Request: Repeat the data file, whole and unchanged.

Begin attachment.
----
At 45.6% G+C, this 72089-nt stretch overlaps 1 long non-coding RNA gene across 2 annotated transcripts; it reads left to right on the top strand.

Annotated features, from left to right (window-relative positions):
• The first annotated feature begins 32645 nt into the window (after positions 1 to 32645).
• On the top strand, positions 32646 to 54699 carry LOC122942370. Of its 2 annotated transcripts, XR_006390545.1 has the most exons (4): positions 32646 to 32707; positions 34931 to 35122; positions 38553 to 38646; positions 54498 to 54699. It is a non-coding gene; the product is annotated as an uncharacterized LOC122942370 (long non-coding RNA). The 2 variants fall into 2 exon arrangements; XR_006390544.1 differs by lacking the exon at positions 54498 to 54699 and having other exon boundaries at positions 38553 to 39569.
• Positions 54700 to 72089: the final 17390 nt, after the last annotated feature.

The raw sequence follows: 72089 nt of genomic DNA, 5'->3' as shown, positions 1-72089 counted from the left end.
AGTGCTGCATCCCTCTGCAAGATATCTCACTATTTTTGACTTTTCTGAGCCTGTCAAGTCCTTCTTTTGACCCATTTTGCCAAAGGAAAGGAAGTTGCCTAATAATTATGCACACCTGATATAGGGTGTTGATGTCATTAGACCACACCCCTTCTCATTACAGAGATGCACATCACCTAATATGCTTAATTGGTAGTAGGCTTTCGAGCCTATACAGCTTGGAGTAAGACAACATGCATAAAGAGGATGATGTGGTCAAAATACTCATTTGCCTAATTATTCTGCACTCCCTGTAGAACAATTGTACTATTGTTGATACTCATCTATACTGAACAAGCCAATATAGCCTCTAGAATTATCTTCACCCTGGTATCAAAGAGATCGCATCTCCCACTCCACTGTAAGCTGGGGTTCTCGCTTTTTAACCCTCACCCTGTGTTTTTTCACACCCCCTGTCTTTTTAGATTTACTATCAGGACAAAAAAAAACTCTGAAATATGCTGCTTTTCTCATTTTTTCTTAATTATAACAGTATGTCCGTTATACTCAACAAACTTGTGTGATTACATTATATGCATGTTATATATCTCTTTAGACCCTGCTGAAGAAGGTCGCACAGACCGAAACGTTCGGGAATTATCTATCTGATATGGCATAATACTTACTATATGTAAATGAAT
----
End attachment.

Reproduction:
At 45.6% G+C, this 72089-nt stretch overlaps 1 long non-coding RNA gene across 2 annotated transcripts; it reads left to right on the top strand.

Annotated features, from left to right (window-relative positions):
• The first annotated feature begins 32645 nt into the window (after positions 1 to 32645).
• On the top strand, positions 32646 to 54699 carry LOC122942370. Of its 2 annotated transcripts, XR_006390545.1 has the most exons (4): positions 32646 to 32707; positions 34931 to 35122; positions 38553 to 38646; positions 54498 to 54699. It is a non-coding gene; the product is annotated as an uncharacterized LOC122942370 (long non-coding RNA). The 2 variants fall into 2 exon arrangements; XR_006390544.1 differs by lacking the exon at positions 54498 to 54699 and having other exon boundaries at positions 38553 to 39569.
• Positions 54700 to 72089: the final 17390 nt, after the last annotated feature.

The raw sequence follows: 72089 nt of genomic DNA, 5'->3' as shown, positions 1-72089 counted from the left end.
AGTGCTGCATCCCTCTGCAAGATATCTCACTATTTTTGACTTTTCTGAGCCTGTCAAGTCCTTCTTTTGACCCATTTTGCCAAAGGAAAGGAAGTTGCCTAATAATTATGCACACCTGATATAGGGTGTTGATGTCATTAGACCACACCCCTTCTCATTACAGAGATGCACATCACCTAATATGCTTAATTGGTAGTAGGCTTTCGAGCCTATACAGCTTGGAGTAAGACAACATGCATAAAGAGGATGATGTGGTCAAAATACTCATTTGCCTAATTATTCTGCACTCCCTGTAGAACAATTGTACTATTGTTGATACTCATCTATACTGAACAAGCCAATATAGCCTCTAGAATTATCTTCACCCTGGTATCAAAGAGATCGCATCTCCCACTCCACTGTAAGCTGGGGTTCTCGCTTTTTAACCCTCACCCTGTGTTTTTTCACACCCCCTGTCTTTTTAGATTTACTATCAGGACAAAAAAAAACTCTGAAATATGCTGCTTTTCTCATTTTTTCTTAATTATAACAGTATGTCCGTTATACTCAACAAACTTGTGTGATTACATTATATGCATGTTATATATCTCTTTAGACCCTGCTGAAGAAGGTCGCACAGACCGAAACGTTCGGGAATTATCTATCTGATATGGCATAATACTTACTATATGTAAATGAAT